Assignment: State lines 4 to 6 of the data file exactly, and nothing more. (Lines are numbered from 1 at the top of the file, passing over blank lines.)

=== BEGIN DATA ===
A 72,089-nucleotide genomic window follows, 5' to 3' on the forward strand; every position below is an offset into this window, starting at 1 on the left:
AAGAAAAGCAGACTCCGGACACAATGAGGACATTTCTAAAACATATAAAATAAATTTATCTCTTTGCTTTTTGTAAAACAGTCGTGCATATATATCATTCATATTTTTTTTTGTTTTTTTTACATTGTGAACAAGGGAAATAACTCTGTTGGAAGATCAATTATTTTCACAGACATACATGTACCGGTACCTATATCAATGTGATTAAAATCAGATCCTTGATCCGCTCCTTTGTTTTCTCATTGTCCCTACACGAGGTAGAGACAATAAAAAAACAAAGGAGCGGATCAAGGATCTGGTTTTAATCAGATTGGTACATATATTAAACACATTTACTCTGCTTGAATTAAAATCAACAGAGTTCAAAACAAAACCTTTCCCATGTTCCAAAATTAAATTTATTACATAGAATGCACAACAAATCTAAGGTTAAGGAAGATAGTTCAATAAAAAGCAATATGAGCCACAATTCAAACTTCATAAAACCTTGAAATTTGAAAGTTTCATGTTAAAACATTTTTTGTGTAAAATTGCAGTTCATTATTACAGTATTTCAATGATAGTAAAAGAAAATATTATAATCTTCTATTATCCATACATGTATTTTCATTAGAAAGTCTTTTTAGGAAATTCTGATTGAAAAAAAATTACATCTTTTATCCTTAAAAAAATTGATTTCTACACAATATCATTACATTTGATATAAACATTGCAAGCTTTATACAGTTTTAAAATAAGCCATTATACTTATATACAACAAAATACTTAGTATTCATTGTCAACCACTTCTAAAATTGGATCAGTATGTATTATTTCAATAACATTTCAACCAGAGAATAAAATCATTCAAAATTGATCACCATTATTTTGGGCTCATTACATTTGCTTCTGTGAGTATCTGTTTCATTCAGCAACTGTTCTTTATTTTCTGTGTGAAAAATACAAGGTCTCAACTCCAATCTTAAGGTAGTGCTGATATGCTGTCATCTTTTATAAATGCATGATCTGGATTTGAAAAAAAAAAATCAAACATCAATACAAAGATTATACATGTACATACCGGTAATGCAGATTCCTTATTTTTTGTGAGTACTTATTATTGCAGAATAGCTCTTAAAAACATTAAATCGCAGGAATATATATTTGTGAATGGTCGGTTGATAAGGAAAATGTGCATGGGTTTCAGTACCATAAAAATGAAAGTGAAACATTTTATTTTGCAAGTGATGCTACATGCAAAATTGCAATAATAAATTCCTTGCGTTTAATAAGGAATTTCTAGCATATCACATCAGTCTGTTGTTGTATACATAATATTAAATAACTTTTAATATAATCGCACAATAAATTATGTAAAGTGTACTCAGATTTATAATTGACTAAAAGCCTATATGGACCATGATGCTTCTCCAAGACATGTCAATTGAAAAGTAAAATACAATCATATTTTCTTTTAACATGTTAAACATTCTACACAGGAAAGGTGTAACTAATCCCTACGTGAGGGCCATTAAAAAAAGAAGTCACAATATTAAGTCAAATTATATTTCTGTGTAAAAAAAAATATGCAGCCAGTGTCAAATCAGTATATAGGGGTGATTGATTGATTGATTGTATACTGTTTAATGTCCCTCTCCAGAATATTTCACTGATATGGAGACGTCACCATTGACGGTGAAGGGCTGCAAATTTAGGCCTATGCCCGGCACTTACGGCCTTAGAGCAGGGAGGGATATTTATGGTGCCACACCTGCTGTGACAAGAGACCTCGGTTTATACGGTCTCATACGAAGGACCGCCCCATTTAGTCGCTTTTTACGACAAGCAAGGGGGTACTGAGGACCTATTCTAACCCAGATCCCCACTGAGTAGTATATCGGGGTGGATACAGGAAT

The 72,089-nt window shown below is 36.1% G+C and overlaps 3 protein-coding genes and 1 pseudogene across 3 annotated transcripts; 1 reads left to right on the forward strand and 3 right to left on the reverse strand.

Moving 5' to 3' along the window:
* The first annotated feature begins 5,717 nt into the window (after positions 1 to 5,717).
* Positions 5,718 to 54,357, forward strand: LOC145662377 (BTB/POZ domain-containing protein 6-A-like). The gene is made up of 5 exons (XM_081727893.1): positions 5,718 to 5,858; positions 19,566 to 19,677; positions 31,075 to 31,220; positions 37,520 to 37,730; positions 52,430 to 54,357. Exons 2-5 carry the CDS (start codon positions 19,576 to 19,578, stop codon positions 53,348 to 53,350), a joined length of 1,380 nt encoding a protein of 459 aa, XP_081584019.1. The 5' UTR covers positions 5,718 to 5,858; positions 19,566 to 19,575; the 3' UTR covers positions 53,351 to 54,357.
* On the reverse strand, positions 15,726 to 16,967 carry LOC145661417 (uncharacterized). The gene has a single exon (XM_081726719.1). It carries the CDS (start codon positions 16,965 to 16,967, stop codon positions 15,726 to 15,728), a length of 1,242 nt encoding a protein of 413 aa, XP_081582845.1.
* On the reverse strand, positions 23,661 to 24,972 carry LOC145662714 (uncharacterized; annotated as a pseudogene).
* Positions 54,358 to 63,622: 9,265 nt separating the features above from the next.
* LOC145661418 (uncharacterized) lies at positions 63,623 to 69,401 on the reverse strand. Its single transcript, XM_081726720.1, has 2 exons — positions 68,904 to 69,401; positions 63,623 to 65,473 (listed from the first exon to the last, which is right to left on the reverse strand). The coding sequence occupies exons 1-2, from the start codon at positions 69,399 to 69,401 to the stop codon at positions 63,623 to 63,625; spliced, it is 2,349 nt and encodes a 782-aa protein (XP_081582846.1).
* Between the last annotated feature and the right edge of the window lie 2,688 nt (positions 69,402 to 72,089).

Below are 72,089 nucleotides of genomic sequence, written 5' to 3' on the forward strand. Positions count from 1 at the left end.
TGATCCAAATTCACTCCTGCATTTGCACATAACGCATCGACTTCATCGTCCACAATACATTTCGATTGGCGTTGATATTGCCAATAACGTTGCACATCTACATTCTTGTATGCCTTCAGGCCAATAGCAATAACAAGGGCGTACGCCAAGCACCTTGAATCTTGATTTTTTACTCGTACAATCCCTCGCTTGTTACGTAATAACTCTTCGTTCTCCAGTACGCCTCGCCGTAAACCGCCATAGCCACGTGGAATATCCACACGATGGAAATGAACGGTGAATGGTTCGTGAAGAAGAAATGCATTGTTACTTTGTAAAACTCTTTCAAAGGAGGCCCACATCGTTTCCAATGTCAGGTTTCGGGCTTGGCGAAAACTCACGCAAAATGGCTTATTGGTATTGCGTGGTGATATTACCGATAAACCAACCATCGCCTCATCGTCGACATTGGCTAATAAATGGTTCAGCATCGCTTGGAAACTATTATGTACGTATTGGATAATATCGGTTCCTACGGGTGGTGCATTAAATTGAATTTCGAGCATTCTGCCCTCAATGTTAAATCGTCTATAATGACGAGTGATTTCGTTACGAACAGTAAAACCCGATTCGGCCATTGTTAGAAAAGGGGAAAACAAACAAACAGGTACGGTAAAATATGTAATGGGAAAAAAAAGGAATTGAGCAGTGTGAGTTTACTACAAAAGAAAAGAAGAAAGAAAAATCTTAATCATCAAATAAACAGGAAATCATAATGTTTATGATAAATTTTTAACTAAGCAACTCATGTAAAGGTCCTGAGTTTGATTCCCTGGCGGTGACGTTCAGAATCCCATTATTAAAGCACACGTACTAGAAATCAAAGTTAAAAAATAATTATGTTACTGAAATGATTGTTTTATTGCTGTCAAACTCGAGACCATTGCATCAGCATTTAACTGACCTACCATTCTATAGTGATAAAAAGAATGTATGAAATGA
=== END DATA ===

Moving 5' to 3' along the window:
* The first annotated feature begins 5,717 nt into the window (after positions 1 to 5,717).
* Positions 5,718 to 54,357, forward strand: LOC145662377 (BTB/POZ domain-containing protein 6-A-like). The gene is made up of 5 exons (XM_081727893.1): positions 5,718 to 5,858; positions 19,566 to 19,677; positions 31,075 to 31,220; positions 37,520 to 37,730; positions 52,430 to 54,357. Exons 2-5 carry the CDS (start codon positions 19,576 to 19,578, stop codon positions 53,348 to 53,350), a joined length of 1,380 nt encoding a protein of 459 aa, XP_081584019.1. The 5' UTR covers positions 5,718 to 5,858; positions 19,566 to 19,575; the 3' UTR covers positions 53,351 to 54,357.